Features

Sunday-morning jihad

International | As the United States takes the anti-terror war to Afghanistan, militants take their war to Pakistan's Christians

Issue: "Homeland insecurity," Nov. 10, 2001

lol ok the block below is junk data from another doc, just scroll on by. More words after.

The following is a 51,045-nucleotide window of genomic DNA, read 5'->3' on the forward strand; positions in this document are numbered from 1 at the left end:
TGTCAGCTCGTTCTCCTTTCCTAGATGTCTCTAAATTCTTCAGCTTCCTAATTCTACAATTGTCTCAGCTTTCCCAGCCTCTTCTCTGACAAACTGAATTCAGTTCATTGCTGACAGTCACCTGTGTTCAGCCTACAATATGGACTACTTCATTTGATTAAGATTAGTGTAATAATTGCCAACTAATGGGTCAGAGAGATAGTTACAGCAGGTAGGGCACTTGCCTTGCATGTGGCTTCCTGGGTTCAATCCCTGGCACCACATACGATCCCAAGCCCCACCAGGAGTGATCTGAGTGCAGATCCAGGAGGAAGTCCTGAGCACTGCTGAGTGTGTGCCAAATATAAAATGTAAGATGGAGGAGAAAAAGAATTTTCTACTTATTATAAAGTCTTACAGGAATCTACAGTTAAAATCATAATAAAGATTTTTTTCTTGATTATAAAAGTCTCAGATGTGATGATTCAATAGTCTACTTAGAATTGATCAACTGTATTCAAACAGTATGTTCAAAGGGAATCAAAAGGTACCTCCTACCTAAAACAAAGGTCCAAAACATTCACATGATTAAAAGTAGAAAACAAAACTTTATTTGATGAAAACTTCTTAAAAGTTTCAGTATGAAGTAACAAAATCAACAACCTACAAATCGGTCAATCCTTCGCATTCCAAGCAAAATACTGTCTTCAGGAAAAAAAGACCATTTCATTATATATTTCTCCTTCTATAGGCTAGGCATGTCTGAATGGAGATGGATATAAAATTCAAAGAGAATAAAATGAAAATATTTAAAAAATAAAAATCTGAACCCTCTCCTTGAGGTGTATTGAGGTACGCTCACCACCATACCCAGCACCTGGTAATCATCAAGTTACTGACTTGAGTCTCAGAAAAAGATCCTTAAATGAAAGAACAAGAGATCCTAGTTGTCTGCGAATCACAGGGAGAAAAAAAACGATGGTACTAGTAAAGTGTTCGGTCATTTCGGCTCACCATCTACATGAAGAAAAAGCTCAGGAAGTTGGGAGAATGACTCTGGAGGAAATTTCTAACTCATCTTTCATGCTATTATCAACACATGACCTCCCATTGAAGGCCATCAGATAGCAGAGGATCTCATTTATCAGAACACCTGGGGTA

Thanks to satellite technology, news of the Sept. 11 attacks in New York and Washington spread around the globe as rapidly as the events unfolded. Shopkeepers sipping afternoon tea in Pakistan watched live coverage via small black-and-white television sets of the planes flying into the twin towers, one after the other. For Pakistani Christians, simulcast with the news was the uneasy sense that they, too, would come under attack. Anxiety became reality on Oct. 28 when Islamic gunmen burst into a worship service in Bahawalpur and emptied AK-47s on a Protestant congregation just as it was finishing a closing hymn. The attackers killed 18 and wounded at least seven-the worst single massacre of Christians in Pakistan's 54-year history. Christians in Pakistan are a minority, less than 3 percent of the population. As previous governments in recent years allowed radical Islamic groups to grow unchecked, harassment for churchgoers increased. In 1997 a Muslim mob burned down a mostly Christian farming community south of Lahore, destroying nearly 2,000 homes and 13 churches. Those kinds of widespread but isolated assaults forced many Christians to take their worship activities underground. Knowing the radicals' ties to Osama bin Laden, church leaders acted on the assumption that they would be caught in the jihad dragnet. Some left Pakistan shortly after Sept. 11 for the friendlier-if no longer safer-atmosphere of Europe or the United States. Overseas groups took quick action to sever ties-at least visible ones-with evangelistic activities and Pakistani Christians. Campus Crusade shut down its Bright House in Karachi and similar work in other major cities. It closed bank accounts and told workers to stay away from meeting places that could be associated with Christian activity. The International Mission Board, the mission agency for Southern Baptists and largest U.S. sending mission organization, relocated all workers in Pakistan to other parts of central Asia, the Middle East, or Europe. Operation Mobilization continues to support nationals working in Pakistan, but relocated all Americans and other Westerners. Among those who stayed, some have since awakened to find on walls outside their homes and churches graffiti denouncing Christians. In the last two months, they have received bomb scares, phone threats, and ominous letters. When the United States began a military counterattack on neighboring Afghanistan, Urdu language newspapers in Pakistan published threats from unidentified Islamic extremists. For every Afghan who died in U.S.-led strikes, the declarations read, two Pakistani Christians would be killed. They also warned that if bombing of Afghanistan did not stop by mid-November, when the Muslim celebration of Ramadan begins, Pakistani Christians would receive "a bloody Christmas." "Never in living memory has the situation for Christian minorities in the Islamic world been so precarious," warned Patrick Sookhdeo, director of the Wiltshire, England-based Barnabas Fund. What happened on Oct. 28 was like a reel unwinding out of the church leaders' worst nightmares. Four masked gunmen entered the stone church in Bahawalpur and locked the doors behind them. Shouting "Allah-u-Akbar," meaning "God is great," they sprayed churchgoers with rifle rounds. Several members of the congregation found cover in a small room behind the altar. Others pled for mercy from the killers but were ignored. By tradition, men sat to the right and women and children to the left during the service, which was just ending at the time of the attack. One gunman stood over a heap of wounded and dead mothers and children, according to a survivor, "pulling the trigger again and again until the screaming and moaning stopped." Among the dead were four women and several toddlers, as well as nine members of one family. Jamshed Akhtar was killed along with his wife and five children, his brother Javed, and his brother's wife. Church pastor Emmanuel Allah Ditta, a 45-year-old father with four children, was also killed. The carnage took place despite beefed-up security under orders of President Pervez Musharraf. The president met with Christian, Hindu, and Ahmadi leaders on Oct. 9. He assured them his government would protect the lives and property of religious minorities and ordered troops and police posted at church sites. The bearded gunmen who entered the Bahawalpur churchyard shot and killed the Muslim policeman standing guard outside the church. Witnesses said the masked intruders shouted, "Graveyard of Christians-Pakistan and Afghanistan!" and "This is just the start!" The gunmen, six in all, targeted the Church of Pakistan congregation in spite of long-standing tolerance for its activities in Bahawalpur. For 30 years the congregation, which numbered about 100 the day of the attack, has shared a building owned by St. Dominic's Roman Catholic Church. Without its own facilities, the Protestant congregation operated several education projects, including a school for girls in Lahore (now run by the state) and a teacher training institute in Raiwind. It assisted in running two colleges and a hospital in Lahore. The Catholic parish also operates two high schools, educating both Muslims and Christians. Bahawalpur, a city of half a million, is headquarters for Jaish-e Mohammed, an extremist Islamic group listed by the United States as a terrorist organization. The State Department says other Islamic extremist groups are also "very active" in the area. Security experts, including retired Pakistani colonel S.K. Tessler, who chaired the president's Oct. 9 meeting, called the shooting "a security failure." Aware of the setback, Gen. Musharraf made a primetime appearance on nationwide television the evening of Oct. 29 to condemn the church attack. He promised, "Whoever has committed this gruesome act will be brought to book and given exemplary punishment." Overnight, police arrested more than 100 Islamic militants. Church leaders know they have a better answer for jihad, but acknowledge that the killing spree "terrorized the whole Christian community," as an announcement in Pakistan Christian Voice magazine read. Support from overseas groups, normally a given, is also flagging under the threats. "Basically we are waiting and watching," said Operation Mobilization's Lane Powell, "eager to get involved but looking at it almost day by day."